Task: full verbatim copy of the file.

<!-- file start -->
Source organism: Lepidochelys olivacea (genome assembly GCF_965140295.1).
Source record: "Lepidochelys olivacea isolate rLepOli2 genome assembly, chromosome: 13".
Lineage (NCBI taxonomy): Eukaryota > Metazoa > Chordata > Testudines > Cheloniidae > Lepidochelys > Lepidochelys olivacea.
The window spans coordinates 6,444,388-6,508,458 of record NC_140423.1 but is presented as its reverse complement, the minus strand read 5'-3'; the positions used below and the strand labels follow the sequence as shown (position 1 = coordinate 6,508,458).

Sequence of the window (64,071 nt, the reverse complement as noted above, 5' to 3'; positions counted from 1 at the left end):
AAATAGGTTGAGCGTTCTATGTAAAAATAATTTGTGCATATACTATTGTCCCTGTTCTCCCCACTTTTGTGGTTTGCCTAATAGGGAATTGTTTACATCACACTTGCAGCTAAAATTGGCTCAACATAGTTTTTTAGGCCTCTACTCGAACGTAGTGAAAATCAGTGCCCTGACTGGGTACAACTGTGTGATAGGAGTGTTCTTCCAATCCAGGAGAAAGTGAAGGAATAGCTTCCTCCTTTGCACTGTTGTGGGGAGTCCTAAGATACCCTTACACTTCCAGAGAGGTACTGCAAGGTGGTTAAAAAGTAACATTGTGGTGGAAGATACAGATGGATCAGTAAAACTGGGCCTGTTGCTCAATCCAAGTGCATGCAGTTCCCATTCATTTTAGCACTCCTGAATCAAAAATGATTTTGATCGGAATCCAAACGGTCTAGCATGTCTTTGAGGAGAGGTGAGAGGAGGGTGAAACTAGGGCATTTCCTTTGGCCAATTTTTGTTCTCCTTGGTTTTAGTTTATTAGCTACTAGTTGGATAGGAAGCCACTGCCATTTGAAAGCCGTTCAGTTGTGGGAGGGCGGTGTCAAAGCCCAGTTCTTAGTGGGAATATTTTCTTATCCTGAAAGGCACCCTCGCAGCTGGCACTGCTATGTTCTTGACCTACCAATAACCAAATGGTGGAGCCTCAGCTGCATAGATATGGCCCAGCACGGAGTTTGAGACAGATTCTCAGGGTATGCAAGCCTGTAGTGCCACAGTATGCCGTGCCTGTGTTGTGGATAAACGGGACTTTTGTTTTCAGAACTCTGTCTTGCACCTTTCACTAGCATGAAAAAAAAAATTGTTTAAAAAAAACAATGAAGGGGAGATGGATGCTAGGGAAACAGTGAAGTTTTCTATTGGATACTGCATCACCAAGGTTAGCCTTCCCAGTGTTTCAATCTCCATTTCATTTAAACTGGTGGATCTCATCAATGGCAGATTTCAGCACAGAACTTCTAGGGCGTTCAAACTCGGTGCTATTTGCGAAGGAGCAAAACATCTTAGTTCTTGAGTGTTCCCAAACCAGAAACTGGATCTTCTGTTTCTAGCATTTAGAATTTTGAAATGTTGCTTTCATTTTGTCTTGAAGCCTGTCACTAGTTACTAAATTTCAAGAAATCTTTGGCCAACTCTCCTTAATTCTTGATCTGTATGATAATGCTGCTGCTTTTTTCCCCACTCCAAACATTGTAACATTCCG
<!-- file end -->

Source organism: Lepidochelys olivacea (genome assembly GCF_965140295.1).
Source record: "Lepidochelys olivacea isolate rLepOli2 genome assembly, chromosome: 13".
Lineage (NCBI taxonomy): Eukaryota > Metazoa > Chordata > Testudines > Cheloniidae > Lepidochelys > Lepidochelys olivacea.
The window spans coordinates 6,444,388-6,508,458 of record NC_140423.1 but is presented as its reverse complement, the minus strand read 5'-3'; the positions used below and the strand labels follow the sequence as shown (position 1 = coordinate 6,508,458).

Sequence of the window (64,071 nt, the reverse complement as noted above, 5' to 3'; positions counted from 1 at the left end):
AAATAGGTTGAGCGTTCTATGTAAAAATAATTTGTGCATATACTATTGTCCCTGTTCTCCCCACTTTTGTGGTTTGCCTAATAGGGAATTGTTTACATCACACTTGCAGCTAAAATTGGCTCAACATAGTTTTTTAGGCCTCTACTCGAACGTAGTGAAAATCAGTGCCCTGACTGGGTACAACTGTGTGATAGGAGTGTTCTTCCAATCCAGGAGAAAGTGAAGGAATAGCTTCCTCCTTTGCACTGTTGTGGGGAGTCCTAAGATACCCTTACACTTCCAGAGAGGTACTGCAAGGTGGTTAAAAAGTAACATTGTGGTGGAAGATACAGATGGATCAGTAAAACTGGGCCTGTTGCTCAATCCAAGTGCATGCAGTTCCCATTCATTTTAGCACTCCTGAATCAAAAATGATTTTGATCGGAATCCAAACGGTCTAGCATGTCTTTGAGGAGAGGTGAGAGGAGGGTGAAACTAGGGCATTTCCTTTGGCCAATTTTTGTTCTCCTTGGTTTTAGTTTATTAGCTACTAGTTGGATAGGAAGCCACTGCCATTTGAAAGCCGTTCAGTTGTGGGAGGGCGGTGTCAAAGCCCAGTTCTTAGTGGGAATATTTTCTTATCCTGAAAGGCACCCTCGCAGCTGGCACTGCTATGTTCTTGACCTACCAATAACCAAATGGTGGAGCCTCAGCTGCATAGATATGGCCCAGCACGGAGTTTGAGACAGATTCTCAGGGTATGCAAGCCTGTAGTGCCACAGTATGCCGTGCCTGTGTTGTGGATAAACGGGACTTTTGTTTTCAGAACTCTGTCTTGCACCTTTCACTAGCATGAAAAAAAAAATTGTTTAAAAAAAACAATGAAGGGGAGATGGATGCTAGGGAAACAGTGAAGTTTTCTATTGGATACTGCATCACCAAGGTTAGCCTTCCCAGTGTTTCAATCTCCATTTCATTTAAACTGGTGGATCTCATCAATGGCAGATTTCAGCACAGAACTTCTAGGGCGTTCAAACTCGGTGCTATTTGCGAAGGAGCAAAACATCTTAGTTCTTGAGTGTTCCCAAACCAGAAACTGGATCTTCTGTTTCTAGCATTTAGAATTTTGAAATGTTGCTTTCATTTTGTCTTGAAGCCTGTCACTAGTTACTAAATTTCAAGAAATCTTTGGCCAACTCTCCTTAATTCTTGATCTGTATGATAATGCTGCTGCTTTTTTCCCCACTCCAAACATTGTAACATTCCG